For each given key, list the five closely–related keys.
d: F, g, A, B♭, C
D♭: e♭, f, G♭, A♭, b♭
f: A♭, b♭, c, D♭, E♭
Determining Diatonic Common Chords. For each of the two keys in each example, list the diatonic chords as lead–sheet symbols and as Roman numerals then circle those diatonic to both keys
Referring to the Harmonic Flowchart, fill in lead–sheet symbols, Roman numerals, and Harmonic Functions for the following example—be sure to put some of the chords in first inversion for variety; create a melody by adding embellishments (non–chord tones) and try to create repeating motives and/or subphrases; LSS stands for lead–sheet symbols, RN stands for Roman numerals, and HF stands for Harmonic Function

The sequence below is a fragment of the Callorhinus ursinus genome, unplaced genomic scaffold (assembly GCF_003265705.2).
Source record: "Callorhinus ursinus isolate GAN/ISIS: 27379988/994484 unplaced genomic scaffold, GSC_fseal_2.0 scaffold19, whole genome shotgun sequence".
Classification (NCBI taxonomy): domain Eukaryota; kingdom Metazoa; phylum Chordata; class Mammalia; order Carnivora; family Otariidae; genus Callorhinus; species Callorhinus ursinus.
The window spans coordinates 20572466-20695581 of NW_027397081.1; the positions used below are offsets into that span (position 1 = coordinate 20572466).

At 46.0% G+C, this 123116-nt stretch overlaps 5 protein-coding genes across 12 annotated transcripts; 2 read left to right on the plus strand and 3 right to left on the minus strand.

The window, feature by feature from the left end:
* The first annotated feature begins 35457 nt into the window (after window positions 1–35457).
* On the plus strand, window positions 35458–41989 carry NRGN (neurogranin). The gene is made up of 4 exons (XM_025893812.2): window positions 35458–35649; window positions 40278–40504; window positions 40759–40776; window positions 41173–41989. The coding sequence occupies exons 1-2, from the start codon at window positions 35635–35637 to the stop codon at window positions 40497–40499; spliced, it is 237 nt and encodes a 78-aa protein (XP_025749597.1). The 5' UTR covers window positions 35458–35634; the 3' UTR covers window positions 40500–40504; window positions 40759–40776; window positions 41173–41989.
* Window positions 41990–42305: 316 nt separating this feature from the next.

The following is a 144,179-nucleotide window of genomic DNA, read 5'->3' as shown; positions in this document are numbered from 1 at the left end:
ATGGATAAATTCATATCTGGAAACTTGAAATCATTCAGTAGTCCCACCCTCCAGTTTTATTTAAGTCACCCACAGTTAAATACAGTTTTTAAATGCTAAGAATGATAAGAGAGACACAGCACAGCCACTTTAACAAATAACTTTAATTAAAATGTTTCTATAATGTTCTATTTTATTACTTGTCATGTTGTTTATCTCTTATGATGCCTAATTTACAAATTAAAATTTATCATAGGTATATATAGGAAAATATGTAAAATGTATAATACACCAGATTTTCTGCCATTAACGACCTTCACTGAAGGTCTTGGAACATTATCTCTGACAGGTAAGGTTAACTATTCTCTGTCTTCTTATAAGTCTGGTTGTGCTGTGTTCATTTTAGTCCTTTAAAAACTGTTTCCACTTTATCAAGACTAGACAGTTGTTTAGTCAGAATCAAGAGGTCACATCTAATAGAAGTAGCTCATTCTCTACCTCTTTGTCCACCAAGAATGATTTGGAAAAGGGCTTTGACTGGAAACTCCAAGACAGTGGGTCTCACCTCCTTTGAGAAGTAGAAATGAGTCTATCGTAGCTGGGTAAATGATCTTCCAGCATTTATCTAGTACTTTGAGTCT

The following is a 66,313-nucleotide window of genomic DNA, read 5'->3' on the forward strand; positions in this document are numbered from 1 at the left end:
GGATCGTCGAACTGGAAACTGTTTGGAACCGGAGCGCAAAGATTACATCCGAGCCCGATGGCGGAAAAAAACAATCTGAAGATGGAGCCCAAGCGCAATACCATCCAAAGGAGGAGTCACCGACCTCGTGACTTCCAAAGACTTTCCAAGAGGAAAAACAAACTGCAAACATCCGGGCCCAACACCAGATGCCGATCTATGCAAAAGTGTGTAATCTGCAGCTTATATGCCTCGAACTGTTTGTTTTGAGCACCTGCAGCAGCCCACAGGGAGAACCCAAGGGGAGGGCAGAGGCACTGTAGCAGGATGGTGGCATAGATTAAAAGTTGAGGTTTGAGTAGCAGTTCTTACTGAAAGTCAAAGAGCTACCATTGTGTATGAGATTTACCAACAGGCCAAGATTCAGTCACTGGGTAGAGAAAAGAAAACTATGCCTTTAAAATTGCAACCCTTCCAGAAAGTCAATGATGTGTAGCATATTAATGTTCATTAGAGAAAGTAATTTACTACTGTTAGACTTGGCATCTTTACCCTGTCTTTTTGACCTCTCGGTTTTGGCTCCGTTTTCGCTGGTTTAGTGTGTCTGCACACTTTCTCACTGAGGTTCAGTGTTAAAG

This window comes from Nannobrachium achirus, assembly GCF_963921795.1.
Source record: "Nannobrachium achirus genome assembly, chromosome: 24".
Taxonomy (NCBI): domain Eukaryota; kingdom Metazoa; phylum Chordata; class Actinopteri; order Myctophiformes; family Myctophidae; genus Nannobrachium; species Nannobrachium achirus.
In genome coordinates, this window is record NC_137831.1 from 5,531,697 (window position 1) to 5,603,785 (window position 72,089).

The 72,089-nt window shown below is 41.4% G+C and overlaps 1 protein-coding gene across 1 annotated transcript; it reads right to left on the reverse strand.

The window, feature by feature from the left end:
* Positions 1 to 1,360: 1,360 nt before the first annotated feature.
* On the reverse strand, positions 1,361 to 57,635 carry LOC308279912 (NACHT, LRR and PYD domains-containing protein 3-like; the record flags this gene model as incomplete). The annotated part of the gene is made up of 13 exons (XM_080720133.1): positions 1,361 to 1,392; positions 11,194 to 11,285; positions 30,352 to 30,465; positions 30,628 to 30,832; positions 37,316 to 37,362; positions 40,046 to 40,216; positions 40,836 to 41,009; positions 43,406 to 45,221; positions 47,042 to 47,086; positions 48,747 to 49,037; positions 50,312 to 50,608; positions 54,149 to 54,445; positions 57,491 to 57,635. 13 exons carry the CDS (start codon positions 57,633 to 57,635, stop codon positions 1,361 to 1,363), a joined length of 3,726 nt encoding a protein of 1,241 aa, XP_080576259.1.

List the four chromatic mediants for each chord.
Fm: Am, A♭m, Dm, D♭m
D♭: F♭, F, B♭, B𝄫 (or A, enharmonically)
G: B♭, B, E, E♭
G♯m: Bm, B♯m, Em, E♯m
Analyze lead–sheet symbols, motives (with numbers, noting melodic alteration when it occurs), non–chord tones, Roman numerals, and harmonic function.
Compose an eight–measure example using the motivic structure and harmonic function in the example above. Create a new melody with new motives but the same sequence of motives. You may use a different time signature, mode, and accompanimental texture.